The language of a great fight is used to describe Golgotha. In other words, there was a life and death struggle between Satan and ourselves. We are facing principalities and powers and the rulers of the darkness of this world, and spiritual wickedness in high places. They have one aim and that is to destroy us and take us to the pit with them for ever. We are as intimidated and feel as weak as the army of Israel felt before Goliath at the sight of Beelzebub. John Bunyan describes Apollyon like this: “the monster was hideous to behold; he was clothed with scales like a fish and they are his pride; he had wings like a dragon, feet like a bear, and out of his belly came forth fire and smoke; and his mouth was the mouth of a lion.” We tremble to meet him and all his hosts. But Jesus Christ steps forward. He comes between Apollyon and ourselves. The battlefield is Golgotha and there the greatest conflict in all history took place.

What amazing tactics our Saviour used. There was a famous heavyweight championship fight many years ago between Mohammed Ali and George Foreman. It took place in the Congo. Ali dubbed it the ‘rumble in the jungle.’ Ali’s extraordinary ploy was to lie against the robes and protect himself while Foreman slugged away at him for round after round, until Foreman had exhausted himself. He could not overcome Ali. Then the stronger man gathered all his remaining strength and gained a famous victory under the African sky. Our Saviour was nailed to the cross and all the demons of the pit swept out against him, descending on him, seeking to destroy him. They failed. He would not submit to them; he would not give in to their temptations. He kept looking to God and finding strength from him. He would not come down from the cross. He would not end the enfleshment. He would not stop drinking the cup. He absorbed all their strength as they hurled themselves against him. The great Captain of our salvation won the day. Satan has been knocked right out of ruling over the Gentile world.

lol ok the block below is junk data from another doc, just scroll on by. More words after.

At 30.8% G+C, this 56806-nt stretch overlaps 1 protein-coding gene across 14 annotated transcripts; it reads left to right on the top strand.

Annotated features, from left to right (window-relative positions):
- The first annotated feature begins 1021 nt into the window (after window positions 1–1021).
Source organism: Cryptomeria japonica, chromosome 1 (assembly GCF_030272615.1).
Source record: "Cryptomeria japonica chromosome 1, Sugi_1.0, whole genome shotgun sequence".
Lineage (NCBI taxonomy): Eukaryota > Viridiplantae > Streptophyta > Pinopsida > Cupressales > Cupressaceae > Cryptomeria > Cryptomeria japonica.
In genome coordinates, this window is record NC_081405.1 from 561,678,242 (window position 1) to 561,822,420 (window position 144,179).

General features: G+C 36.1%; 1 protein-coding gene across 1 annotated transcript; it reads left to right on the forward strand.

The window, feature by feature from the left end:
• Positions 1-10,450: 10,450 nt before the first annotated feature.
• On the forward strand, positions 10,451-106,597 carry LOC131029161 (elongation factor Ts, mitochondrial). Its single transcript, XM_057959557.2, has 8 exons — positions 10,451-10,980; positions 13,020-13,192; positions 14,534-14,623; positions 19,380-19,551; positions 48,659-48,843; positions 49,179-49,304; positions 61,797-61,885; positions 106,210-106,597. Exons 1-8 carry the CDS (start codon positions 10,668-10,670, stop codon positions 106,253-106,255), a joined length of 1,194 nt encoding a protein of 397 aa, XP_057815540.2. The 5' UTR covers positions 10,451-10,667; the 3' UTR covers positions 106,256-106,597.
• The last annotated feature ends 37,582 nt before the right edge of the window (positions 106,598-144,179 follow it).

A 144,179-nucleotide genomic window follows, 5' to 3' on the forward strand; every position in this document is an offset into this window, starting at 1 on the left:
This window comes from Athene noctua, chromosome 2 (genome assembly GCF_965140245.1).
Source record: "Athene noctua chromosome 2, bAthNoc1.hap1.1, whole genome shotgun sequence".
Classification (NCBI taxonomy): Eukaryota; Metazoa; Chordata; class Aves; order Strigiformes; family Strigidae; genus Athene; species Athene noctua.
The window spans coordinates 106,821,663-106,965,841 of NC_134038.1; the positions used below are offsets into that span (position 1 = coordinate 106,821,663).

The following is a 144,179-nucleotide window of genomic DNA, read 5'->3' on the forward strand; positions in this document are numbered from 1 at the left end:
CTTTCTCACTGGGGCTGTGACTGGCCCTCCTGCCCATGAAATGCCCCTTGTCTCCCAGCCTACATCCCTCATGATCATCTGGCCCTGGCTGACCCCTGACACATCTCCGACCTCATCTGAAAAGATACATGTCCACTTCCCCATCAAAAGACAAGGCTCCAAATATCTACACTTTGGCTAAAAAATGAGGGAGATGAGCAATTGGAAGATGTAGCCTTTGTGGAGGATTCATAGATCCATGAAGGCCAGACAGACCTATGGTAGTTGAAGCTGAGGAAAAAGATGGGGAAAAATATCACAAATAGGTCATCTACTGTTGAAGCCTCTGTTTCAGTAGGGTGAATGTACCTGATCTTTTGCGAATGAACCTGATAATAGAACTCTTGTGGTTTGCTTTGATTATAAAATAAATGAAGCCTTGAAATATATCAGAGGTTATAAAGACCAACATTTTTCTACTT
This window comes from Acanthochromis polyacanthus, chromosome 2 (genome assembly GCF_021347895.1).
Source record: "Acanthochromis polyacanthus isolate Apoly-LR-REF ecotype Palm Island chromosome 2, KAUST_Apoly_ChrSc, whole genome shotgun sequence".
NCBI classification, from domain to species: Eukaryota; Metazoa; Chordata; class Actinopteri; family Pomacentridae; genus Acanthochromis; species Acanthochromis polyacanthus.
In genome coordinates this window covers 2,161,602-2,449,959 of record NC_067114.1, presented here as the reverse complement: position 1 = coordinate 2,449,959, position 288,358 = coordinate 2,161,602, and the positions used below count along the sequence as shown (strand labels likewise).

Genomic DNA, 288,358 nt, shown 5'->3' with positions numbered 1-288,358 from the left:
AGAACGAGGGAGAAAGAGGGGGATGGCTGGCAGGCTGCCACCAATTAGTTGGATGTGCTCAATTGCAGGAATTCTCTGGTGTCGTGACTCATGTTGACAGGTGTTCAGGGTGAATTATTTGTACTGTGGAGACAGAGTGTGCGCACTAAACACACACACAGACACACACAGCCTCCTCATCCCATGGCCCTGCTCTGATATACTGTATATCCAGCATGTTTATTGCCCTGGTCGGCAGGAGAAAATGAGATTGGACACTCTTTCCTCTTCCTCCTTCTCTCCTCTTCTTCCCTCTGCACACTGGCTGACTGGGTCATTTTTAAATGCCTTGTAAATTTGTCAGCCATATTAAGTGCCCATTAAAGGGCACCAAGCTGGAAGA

Satan has fallen like lightning from heaven, and he has been falling ever since. When Christ rose from the dead, down Satan fell. When Christ rose to heaven and sat down on God’s right band, down Satan fell. When the Spirit was poured out at Pentecost, down Satan fell. When Samaria turned to God, down Satan fell. As the gospel was taken to Asia Minor and Ethiopia and Europe, down Satan fell. When the great Reformation occurred down Satan fell. When a sinner is converted down he falls. He is always falling into the bottomless pit for the whole thousand years of the reign of Christ until he returns again, down and down Satan falls. As the gospel spreads through South America and Korea and Zambia then down he falls. This triumph of Christ is only possible because the decisive battle was fought and won on Golgotha. Since that time the church has lost many a skirmish but God lives, and Christ reigns and we shall be more than conquerors through him that loved us. It cannot be otherwise for Christ has “disarmed the powers and authorities. He made a public spectacle of them, triumphing over them by the cross” (Cols. 2:15). All the blessings that come to us are ours through the battle fought and won by the slain victor of Calvary who now reigns in majesty and will do so for ever.